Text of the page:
So then, here’s a mix-a-six of Yankee-brewed spirits, assembled to ensure that every Irish eye (original or ersatz) is smiling at the end of the night. Enjoy!

  • Kells Irish Style Lager, Rogue Ales Brewery. This straw-colored microbrew leads with a noticeable fruity aroma (the label calls it “apple crisp”) that gives way to a smooth, though slightly bitter, candy-sweetness. Not as dry as Harp, but more complex, and it’s sweet on a slice of Dubliner Cheddar cheese.
  • Celtic Ale, Harpoon Brewery. Lighter in color than what I’d call “red,” this beer also behaves more like a lager, offering an arid and slightly grassy, rather than the expected treacly, flavor. But its balanced, medium body and delicate bitterness made it an ideal complement to a hearty beef pie.
  • Saranac Irish Red Ale, Matt Brewing Company. This seasonal, with its deep garnet shade and initial cherry-like aroma, is the closest of the bunch to find its Irish roots. Although not overwhelming to the palate — it’s modestly caramel-sweet and nutty — there’s no distracting bitterness, either.
  • Tipperary Pale Ale, Moylan’s Brewery. Not technically an Irish red, this fruity, honeyed pale ale has a coppery character and is no less temperamental. Slightly hoppy and yeasty, with hints of lemon and orange zest, it made a suitable mate for a plate of feisty soda bread.
  • Jamaica Red Ale, Mad River Brewing Co. It may not hail from Ireland (or the island named on the label), but this mahogany-colored red ale, from the land of the Redwoods, is chockful of toffee-like flavor, a slight hops bitterness, and hints of spices. A lucky find for slices of corned beef and mild mustard.
  • Ubu Ale, Lake Placid Pub & Brewery. According to the label, this dark ruddy concoction is named for an over-sized chocolate lab that had a nose for good beer. But even the saltiest Irish sea dog would enjoy sipping this rich, warming, raisiny after-dinner brew.

Now, if you like malt-based beverages but want an alternative to beer on March 17 (especially if your only option “is not that easy”), then you might enjoy cocktails made with an Irish whiskey. Although I prefer single malts (of either Celtic origin) over blends, I received a bottle of Michael Collins and gave it a try. On the rocks, it tasted slightly syrupy and earthy, like a Scotch. But when I shook things up, its inner leprechaun showed his true whiskers. So far I’ve enjoyed the orangey-sour “Frisky Whisky” but haven’t been brave enough to stir a “Corned Beef Collins”:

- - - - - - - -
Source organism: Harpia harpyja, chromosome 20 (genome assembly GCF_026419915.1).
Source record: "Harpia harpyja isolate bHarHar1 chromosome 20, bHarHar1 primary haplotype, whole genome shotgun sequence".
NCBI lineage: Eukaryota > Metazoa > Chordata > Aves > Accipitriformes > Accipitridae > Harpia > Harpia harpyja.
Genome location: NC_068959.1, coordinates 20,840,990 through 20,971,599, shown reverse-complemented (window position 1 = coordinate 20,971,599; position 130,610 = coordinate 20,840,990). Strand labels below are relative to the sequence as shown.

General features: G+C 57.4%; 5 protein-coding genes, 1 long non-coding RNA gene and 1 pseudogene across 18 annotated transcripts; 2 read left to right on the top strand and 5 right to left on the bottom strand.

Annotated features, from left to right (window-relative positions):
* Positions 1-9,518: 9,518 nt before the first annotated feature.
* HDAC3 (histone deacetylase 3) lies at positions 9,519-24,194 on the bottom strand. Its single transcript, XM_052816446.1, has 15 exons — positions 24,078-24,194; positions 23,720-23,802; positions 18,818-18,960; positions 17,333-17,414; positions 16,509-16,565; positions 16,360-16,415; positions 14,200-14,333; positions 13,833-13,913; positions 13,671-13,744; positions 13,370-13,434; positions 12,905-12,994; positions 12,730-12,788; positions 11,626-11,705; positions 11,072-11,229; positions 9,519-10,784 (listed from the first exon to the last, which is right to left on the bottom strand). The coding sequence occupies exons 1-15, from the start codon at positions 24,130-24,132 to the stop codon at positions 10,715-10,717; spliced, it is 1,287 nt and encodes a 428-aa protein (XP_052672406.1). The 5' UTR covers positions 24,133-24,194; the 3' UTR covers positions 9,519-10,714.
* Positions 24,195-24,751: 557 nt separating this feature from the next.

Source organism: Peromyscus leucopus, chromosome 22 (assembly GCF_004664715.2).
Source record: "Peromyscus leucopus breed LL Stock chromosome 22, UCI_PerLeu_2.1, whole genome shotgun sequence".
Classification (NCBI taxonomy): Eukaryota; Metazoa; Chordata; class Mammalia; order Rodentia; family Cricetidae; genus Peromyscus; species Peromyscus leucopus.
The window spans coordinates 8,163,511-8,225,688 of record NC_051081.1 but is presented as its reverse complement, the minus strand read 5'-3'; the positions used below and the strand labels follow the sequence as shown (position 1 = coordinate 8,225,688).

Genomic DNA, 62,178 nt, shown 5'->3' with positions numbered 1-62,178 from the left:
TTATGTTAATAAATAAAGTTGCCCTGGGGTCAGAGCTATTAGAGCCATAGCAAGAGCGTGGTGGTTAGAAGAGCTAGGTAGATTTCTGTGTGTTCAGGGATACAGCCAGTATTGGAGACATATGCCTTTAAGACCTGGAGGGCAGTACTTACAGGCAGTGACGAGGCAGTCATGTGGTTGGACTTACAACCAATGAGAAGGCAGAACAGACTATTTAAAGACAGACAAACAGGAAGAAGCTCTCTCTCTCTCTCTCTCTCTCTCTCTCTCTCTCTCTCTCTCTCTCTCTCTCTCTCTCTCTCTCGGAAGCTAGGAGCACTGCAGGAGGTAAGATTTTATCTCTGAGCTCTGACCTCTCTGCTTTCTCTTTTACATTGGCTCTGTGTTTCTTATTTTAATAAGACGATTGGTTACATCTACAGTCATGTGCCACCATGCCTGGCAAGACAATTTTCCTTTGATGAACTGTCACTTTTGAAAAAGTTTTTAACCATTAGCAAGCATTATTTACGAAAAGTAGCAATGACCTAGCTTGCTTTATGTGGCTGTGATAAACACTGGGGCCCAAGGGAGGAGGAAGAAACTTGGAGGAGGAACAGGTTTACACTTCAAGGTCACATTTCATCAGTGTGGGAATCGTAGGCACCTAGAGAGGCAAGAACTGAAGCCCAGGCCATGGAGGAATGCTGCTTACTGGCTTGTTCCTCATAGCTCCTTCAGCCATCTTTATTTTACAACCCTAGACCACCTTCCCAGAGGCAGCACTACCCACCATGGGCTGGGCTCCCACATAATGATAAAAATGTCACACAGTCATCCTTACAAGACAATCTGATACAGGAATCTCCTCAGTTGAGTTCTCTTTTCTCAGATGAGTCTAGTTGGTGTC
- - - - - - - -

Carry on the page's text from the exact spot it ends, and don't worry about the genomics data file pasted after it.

1.5 oz Michael Collins blended whiskey
2 oz fresh sour mix
2 oz club soda
1 eye droplet of corned beef drippings
1 splash of cabbage water
Corned beef spices and cabbage oak, aroma

Shake whiskey, corned beef drippings, and sour mix with ice. Pour into Collins glass and top with soda.

Other St. Paddy’s Day-themed cocktail ideas I’ve come across include a delicious-sounding “Sparkling Shamrock,” made with Grey Goose La Poire flavored Vodka and St. Germain liqueur,  and the “Lucky-tini,” made with Three-O Grape Vodka, melon liqueur, and pineapple juice. (Apparently, every thing can be Irish, too.)

So, there you have it, an array of beverages, both bona fide and bogus, that are sure to make any newly naturalized lad or and lass shout, “Slainte!” (Even if they don’t know what it means.)

As always, tell us what you think. Do you prefer Irish-style ales to stouts? Is there another beer-and-food combo or cocktail that you enjoy on St. Patrick’s Day? Let us know by leaving a comment below.

And be sure to visit (and join) the Scribbleskiff page on Facebook (find it here), where you can partake in wall-to-wall conversations, find additional information and suggestions from readers, and more.